|Throughout the centuries, hundreds of
makers have risen to prominence as masters of their art. The selection
presented here pays tribute to some of the most famous names, yet
but a fraction of distinguished luthiers who have left their mark on
history of violin-making.
Gasparo da Salo
- d. 1609)
Originally a maker of viols and tenors, Gasparo da Salo's
Many of his instruments were made of pearwood and
Gasparo da Salo is the name used by Gasparo Bertolotti (1542-1609), who was born at Salo on Lake Garda, Brescia, Italy. A dedicated craftsman, he was formerly credited with having developed the violin in the shape we now know it. Although this claim is now disproved, his instruments are nevertheless admired and venerated. He is considered to be the founder of the Brescian school of violin makers.
His violas are considered finer than his violins and were probably more numerous. His viola da gambas were converted to violoncellos and are much esteemed; and some six-stringed bass viols have been remounted as three-and four-stringed double basses. About twenty noteworthy instruments are recorded.
The body length of his violins is about 13 7/8"; violas, 16 5/16". The varnish is toast- or golden-brown with reddish tint and is magnificently transparent and elastic.
Giovanni Paolo Maggini (1580 - 1632)
Giovanni Paolo Maggini, born at Botticino near Brescia, Italy, apprenticed with the master violin maker Gasparo da Salo from age seven, where he remained until early adulthood. His patterns are rather large and broad in outline, but compact, with flattish arching sloping towards the purfling. His early work shows a strong Gasparo influence but is marked by rather crude workmanship. His instruments are sometimes ornamented by elegant curls of purfling, typically laid in a double line.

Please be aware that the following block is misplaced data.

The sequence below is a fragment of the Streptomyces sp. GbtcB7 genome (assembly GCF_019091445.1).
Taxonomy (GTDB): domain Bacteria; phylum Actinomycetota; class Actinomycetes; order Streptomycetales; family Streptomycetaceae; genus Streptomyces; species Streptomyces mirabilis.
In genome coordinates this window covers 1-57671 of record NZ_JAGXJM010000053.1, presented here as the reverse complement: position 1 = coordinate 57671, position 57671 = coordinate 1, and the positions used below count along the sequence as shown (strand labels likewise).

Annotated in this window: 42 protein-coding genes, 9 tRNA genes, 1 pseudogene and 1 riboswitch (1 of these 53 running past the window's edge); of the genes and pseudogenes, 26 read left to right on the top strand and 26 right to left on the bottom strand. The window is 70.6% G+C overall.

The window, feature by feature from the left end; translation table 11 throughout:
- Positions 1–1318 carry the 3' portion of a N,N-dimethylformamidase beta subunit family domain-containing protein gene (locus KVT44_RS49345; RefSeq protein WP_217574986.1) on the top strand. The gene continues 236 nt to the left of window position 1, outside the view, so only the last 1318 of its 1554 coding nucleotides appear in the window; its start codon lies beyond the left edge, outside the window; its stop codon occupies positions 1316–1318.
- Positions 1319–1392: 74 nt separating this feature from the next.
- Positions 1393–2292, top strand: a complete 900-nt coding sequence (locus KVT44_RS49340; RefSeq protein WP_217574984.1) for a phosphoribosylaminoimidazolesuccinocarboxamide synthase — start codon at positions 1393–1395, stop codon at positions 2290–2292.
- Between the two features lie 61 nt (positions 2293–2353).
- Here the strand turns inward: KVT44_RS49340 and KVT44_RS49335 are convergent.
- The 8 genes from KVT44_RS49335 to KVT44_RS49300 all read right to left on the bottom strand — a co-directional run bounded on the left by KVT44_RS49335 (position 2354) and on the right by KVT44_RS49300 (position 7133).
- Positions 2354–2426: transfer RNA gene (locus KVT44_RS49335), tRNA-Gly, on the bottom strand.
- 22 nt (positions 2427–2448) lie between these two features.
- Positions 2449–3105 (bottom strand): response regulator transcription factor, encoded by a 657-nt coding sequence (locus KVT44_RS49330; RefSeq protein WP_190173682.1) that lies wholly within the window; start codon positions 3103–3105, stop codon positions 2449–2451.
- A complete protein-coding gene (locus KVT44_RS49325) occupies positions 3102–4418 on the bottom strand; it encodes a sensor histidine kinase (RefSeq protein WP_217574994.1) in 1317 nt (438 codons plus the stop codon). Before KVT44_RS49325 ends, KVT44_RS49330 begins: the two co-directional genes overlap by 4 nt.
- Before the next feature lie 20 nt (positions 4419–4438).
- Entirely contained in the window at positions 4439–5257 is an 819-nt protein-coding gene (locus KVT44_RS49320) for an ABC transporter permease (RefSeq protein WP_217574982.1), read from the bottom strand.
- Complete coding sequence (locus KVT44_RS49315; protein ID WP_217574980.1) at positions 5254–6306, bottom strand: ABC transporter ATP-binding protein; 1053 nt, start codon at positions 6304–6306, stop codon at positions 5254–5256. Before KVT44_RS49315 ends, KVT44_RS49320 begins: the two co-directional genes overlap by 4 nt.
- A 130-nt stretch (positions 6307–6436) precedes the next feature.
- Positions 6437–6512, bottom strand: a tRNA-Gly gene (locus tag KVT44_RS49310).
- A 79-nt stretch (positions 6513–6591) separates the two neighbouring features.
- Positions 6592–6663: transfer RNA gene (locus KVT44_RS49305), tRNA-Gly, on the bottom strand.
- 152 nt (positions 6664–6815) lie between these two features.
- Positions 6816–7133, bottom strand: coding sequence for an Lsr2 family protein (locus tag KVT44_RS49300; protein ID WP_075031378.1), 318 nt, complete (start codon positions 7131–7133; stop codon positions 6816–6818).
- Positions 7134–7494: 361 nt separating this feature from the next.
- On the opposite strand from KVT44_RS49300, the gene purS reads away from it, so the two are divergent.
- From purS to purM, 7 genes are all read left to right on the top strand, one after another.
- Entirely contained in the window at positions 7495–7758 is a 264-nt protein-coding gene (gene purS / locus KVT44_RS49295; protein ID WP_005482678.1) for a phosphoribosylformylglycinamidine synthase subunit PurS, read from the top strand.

While acquiring a thorough knowledge of the various woods available to him, Maggini evolved his own style, and later, as a master, his own techniques of craftsmanship. He experimented frequently to improve the tone quality of his instruments and to perfect his construction methods; many of these improvements are still in use today. Maggini and Gasparo are considered the most important instrument makers of the Brescian school.
The instruments made by Maggini at the end of his career were his finest. They are known for the quality of the woods and unusually large f-holes (which are well curved and carefully finished), as well as for their exceptionally mellow tone. Many are ornamented on the back with such decorations as the St. Andrew's Cross, a clover-leaf device, tableaux, medallions, crests, or other motifs. Varnishes varied from a clear brown in his early efforts to a more brilliant transparent golden or reddish-brown color of rich quality in later instruments. The typical late-model Maggini has a double row of purfling and low sides.
Maggini is known to have made at least sixty violins, nine violas, two violoncellos, one double bass, and a few viols. His label appeared in the following forms:
Gio. Paolo Maggini in Brescia
Paolo Maggini in Brescia
Giovanni Paulo Megri
The Cremonese School